What's The Office Game Costing You?
The rise of working from home, co-working spaces and increasingly harsh economic realities for millennials have thrown an unsteady light on the future of the traditional office. As more offices stay empty, building owners have to consider that their properties have a diminishing return on investment, even as developers plan for future projects.
Projections for the market hint at a continued downward trend.
While downtown office properties saw a 10% increase in total collections and a 2.9% decrease in median net operating costs, the suburban market remained relatively stagnant, according to The Institute of Real Estate Management's income analysis reports. Suburban office total collections remained virtually unchanged at $19.76/SF, a 0.1% decrease, while median net operating costs fell 2.6%.
Though downtown properties report higher revenue than their suburban counterparts, their total operating costs are higher, rendering their median operating ratio, the total operating costs against total revenue, at 0.45. This is higher than the suburbs' 0.43 ratio.
Vacancy rates this year have remained steady in downtown markets, at an average of 8%, and have increased only 1% in suburban markets to 5%. Taxes and janitorial/maintenance costs have remained the costliest expenses in both suburban and urban markets.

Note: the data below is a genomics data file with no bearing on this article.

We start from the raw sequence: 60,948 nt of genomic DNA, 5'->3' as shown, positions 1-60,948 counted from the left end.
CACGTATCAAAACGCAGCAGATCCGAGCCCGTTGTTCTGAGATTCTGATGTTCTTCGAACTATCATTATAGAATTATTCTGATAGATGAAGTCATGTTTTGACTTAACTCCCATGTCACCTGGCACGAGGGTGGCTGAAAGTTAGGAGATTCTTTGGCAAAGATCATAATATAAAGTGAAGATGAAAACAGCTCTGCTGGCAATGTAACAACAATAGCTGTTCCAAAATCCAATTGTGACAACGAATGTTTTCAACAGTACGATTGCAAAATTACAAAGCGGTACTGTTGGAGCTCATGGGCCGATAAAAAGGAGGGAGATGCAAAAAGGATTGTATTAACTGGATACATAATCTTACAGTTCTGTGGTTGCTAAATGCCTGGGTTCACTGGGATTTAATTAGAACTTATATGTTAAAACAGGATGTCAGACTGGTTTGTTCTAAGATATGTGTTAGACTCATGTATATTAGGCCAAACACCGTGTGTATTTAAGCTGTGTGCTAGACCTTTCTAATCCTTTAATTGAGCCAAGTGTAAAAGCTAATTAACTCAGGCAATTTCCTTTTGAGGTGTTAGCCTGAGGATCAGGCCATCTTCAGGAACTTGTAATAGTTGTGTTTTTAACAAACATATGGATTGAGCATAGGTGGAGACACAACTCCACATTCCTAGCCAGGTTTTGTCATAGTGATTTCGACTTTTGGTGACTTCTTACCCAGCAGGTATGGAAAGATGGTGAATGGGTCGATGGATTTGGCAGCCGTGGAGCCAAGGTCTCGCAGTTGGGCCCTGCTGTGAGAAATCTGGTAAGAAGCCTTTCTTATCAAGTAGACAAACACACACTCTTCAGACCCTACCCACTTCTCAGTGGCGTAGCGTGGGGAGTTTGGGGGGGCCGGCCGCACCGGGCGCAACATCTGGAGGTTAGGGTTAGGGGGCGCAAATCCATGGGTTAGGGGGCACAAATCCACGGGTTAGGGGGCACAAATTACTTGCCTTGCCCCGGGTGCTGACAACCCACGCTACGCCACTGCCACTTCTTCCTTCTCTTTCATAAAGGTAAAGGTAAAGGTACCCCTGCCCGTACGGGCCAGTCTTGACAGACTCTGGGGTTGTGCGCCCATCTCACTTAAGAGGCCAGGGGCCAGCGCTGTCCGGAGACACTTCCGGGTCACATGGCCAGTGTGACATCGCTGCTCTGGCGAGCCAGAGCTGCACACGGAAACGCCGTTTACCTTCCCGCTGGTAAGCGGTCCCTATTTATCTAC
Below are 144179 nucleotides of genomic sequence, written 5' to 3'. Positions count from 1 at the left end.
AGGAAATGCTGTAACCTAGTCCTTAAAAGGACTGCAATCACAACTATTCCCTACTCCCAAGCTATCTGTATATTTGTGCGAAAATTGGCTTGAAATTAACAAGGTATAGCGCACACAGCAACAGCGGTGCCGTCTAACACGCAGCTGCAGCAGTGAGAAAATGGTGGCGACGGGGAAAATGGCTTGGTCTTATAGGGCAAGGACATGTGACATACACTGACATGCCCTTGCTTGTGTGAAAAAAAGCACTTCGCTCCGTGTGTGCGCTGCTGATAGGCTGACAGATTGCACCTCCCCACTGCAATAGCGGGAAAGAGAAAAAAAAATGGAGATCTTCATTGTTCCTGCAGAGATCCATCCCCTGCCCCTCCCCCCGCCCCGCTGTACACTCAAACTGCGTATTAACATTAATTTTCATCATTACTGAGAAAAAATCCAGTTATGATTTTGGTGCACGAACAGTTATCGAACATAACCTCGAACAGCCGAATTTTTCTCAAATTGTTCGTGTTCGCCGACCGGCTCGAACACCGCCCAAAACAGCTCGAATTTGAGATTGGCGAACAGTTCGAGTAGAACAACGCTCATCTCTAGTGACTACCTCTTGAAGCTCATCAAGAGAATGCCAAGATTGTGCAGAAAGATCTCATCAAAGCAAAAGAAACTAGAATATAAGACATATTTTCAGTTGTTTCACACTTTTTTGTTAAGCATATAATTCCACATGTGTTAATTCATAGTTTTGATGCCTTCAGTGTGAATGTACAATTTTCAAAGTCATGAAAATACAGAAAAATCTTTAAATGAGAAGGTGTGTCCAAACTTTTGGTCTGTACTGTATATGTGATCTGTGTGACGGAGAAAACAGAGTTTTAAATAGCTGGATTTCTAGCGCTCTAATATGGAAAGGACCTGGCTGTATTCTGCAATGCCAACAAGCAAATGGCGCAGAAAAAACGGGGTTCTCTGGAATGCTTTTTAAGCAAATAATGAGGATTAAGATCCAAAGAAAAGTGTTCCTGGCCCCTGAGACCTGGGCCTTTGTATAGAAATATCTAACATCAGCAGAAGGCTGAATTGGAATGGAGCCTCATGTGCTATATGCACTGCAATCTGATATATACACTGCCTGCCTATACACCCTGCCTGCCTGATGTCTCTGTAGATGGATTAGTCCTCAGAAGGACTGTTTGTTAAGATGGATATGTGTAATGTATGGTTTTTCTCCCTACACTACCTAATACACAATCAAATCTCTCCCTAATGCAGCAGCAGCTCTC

How the office submarket will fare over the next few years remains an open question, as a number of factors could have a significant impact on future growth.
Space Utilization and Economic/Job Growth
Many white-collar and professional jobs can be performed remotely, at least part of the time. Combined with the increasing popularity of co-working and shared office space concepts, efforts among businesses to reduce their usable square footage per tenant have led to less demand.
Steady growth in employment as the country moves past the Great Recession should increase office occupancy. But diminished labor supplies and a lack of available affordable housing for millennials have made it difficult for companies to hire talent without also increasing wages. This could slow the rise of business confidence and temper occupancy growth in the future.
The pace of new office completions is projected to increase toward the end of 2017 and throughout 2018. Whether the new inventor will meet shifting office demand or drive vacancy rates higher remains to be seen.
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